Therapy Through Music

A local nonprofit rocks out at the Met


I would like to take the opportunity, this being my inaugural music column for Providence Monthly, to cover an event very near and dear to my heart. I realize that as a music writer there should be a certain amount of objectivity towards the things that I choose to cover – so I’ll just say right now that I am very fortunate not only to work with a few of the people in this piece, but to play music with them as well.

Later this month, Resources For Human Development (RHD) will be hosting another night of live music at The Met as a benefit for the organization, and as a chance to showcase some of the fantastic work coming out of the place. For those unaware, RHD Rhode Island is an arts-based day program for adults with disabilities, which acts as a sort of ad hoc art school to create crash courses in all disciplines including graphic arts, creative writing and video production. Also, rock bands. Lots of rock bands.

The amount of music coming out of the place has grown to such proportions that it now requires a dedicated night of its own. RHD has already hosted blockbuster nights at venues such as Firehouse 13 and The 201.

The desire to create and enjoy music is innate in all of us, and at RHD the program is tremendously ripe with musical ambition. Almost all of the bands formed there are a mix of staff and clients, the former usually using their combined experience to teach and guide the latter through a multi-faceted array of musical sounds and styles.

The staff start by teaching the basics: how to plug in a guitar, work an amplifier or wail on a drum kit. Over time, the lessons progress to include the finer points of crafting chords and improvising as a group. Generally, they stay busy creating musical mayhem that’s at times highly listenable and other times not. But, it’s always entertaining, enlightening and cathartic.

One of the breakout stars of RHD is the long running band Mrs. Six Eyes, fronted by the inimitable Amy Ethier. The band has played on practically every stage in the area since blossoming out of the RHD stable several years ago as a project between Ethier and Alec K. Redfearn, a prolific talent in his own right. Redfearn helped to sculpt Ethier’s chaotic, cryptic and often hilarious lyrics into lovely and demented children’s shanties – “The Breastmilk Restaurant” being a particular favorite of mine. Her strangely endearing lyrical obsessions with bodily emissions – along with the bottomless well of love she feels towards her friends and family – is more than enough to tickle the inner weirdo in all of us.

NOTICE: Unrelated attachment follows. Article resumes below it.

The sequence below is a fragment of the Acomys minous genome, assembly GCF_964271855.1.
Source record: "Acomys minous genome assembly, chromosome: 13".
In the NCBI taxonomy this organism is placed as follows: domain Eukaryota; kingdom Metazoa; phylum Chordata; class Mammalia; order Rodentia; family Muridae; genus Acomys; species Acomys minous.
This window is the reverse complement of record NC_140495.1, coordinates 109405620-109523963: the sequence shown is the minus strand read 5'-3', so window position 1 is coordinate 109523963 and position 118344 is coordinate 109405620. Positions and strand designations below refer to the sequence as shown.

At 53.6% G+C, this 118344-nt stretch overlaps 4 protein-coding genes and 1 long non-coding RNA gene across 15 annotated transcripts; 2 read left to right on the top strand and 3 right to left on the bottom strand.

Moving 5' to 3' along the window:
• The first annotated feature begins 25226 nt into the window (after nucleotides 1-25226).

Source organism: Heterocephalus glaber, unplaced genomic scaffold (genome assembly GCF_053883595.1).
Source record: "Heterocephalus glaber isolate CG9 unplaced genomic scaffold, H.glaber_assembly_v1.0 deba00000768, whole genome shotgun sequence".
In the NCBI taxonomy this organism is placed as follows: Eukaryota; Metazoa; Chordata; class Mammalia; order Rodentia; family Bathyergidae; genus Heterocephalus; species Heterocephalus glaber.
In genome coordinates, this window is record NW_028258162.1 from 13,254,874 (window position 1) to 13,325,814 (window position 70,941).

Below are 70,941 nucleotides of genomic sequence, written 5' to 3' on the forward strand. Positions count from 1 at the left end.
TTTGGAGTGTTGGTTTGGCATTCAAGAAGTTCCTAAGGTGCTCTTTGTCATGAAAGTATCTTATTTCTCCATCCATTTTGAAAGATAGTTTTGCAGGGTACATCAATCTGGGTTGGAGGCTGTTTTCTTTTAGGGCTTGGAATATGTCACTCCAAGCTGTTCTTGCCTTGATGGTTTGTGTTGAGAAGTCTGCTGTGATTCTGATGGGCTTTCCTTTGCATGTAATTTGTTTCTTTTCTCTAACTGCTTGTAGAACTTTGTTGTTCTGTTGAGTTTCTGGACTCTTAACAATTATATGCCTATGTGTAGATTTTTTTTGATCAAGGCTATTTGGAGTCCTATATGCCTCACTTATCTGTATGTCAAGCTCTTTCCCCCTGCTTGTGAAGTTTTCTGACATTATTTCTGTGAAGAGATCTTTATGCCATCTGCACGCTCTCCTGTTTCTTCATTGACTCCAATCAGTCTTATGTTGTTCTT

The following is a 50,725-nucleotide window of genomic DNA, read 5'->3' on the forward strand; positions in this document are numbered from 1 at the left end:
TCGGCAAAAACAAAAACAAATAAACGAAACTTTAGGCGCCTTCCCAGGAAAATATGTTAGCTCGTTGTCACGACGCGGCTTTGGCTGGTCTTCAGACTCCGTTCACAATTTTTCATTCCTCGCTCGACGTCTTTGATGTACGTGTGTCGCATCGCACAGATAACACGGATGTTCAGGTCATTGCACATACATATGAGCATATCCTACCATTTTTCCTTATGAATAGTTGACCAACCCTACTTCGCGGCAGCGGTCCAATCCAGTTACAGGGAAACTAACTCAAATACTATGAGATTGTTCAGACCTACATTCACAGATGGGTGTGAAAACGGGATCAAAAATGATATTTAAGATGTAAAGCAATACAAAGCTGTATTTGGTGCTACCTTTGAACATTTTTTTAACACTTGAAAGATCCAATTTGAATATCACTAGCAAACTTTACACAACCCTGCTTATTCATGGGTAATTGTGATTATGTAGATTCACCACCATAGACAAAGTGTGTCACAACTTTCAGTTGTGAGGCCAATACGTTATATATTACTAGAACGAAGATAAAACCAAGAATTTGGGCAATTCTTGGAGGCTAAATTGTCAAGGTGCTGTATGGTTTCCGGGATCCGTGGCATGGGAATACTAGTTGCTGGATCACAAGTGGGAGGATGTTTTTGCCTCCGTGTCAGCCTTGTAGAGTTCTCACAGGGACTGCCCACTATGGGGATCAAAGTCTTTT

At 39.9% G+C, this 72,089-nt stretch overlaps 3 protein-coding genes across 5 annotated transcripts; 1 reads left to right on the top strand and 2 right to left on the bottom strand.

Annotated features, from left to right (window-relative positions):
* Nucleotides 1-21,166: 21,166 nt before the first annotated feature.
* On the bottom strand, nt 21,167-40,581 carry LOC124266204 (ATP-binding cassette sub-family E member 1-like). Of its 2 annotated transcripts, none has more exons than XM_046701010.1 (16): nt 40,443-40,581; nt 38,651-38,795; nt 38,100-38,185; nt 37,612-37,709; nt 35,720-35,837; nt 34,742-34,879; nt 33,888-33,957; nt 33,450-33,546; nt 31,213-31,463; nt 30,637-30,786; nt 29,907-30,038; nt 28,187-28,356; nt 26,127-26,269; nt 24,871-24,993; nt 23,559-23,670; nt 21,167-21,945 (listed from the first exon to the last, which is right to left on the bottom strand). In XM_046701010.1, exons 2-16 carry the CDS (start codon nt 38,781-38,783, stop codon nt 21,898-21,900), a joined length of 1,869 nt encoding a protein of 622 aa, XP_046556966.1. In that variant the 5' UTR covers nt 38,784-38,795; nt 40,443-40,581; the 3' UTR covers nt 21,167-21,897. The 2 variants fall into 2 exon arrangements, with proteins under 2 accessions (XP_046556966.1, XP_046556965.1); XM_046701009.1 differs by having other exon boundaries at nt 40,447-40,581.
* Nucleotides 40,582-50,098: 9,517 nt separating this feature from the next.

Half Man/Half Human, a project formed by RHD staffer Mark Stone and 24-year-old Jamaican immigrant Jahnoy Skerritt, will be playing, having also graced many a stage in the Providence area. Skerritt, a boundless source of energy and inspiration, writes about what truly interests him most: robots, space aliens and the weather. He tackles these subjects in songs including “Aliens from Jupiter,” a noble piece about a rewarding friendship overcoming vast distances, both literal and figurative. But it’s “Purple Skies” that remains his masterpiece; a monolithic mash of new wave infused New Order pulse and stark lyrics about, well, purple skies. Skerritt and company hope to steer their new music towards vintage Jamaican rocksteady and ska, his primary musical loves.

The Memory Lanes, led by the towering presence of Michael Eddy, are one of the newest bands in the RHD family and will be making their debut onstage at The Met. Eddy is a natural storyteller, capable of crafting long narratives across many different media: fiction writing, film and video production, and most recently singing and writing for the Memory Lanes.

Obviously, a place like RHD is going to attract some serious artistic types, and the amount of current and former employees who are also musicians is staggering. Veteran staffer Mark Stone is certainly no exception; his old band, the legendary Medicine Ball, will be reuniting for the almost 20-year anniversary of their debut album, Sandwich Full of Lies. Expect a lot of old weirdos to come out of the woodwork for this, as the band released four full-length albums over the course of their 10-year existence and played with nearly every alternative rock band to come through Providence back in the day.

“Eclectic Shock: an Evening of Confounding Music” takes place at The Met on January 21. More bands are being added, so check out the RHD Facebook for updates.


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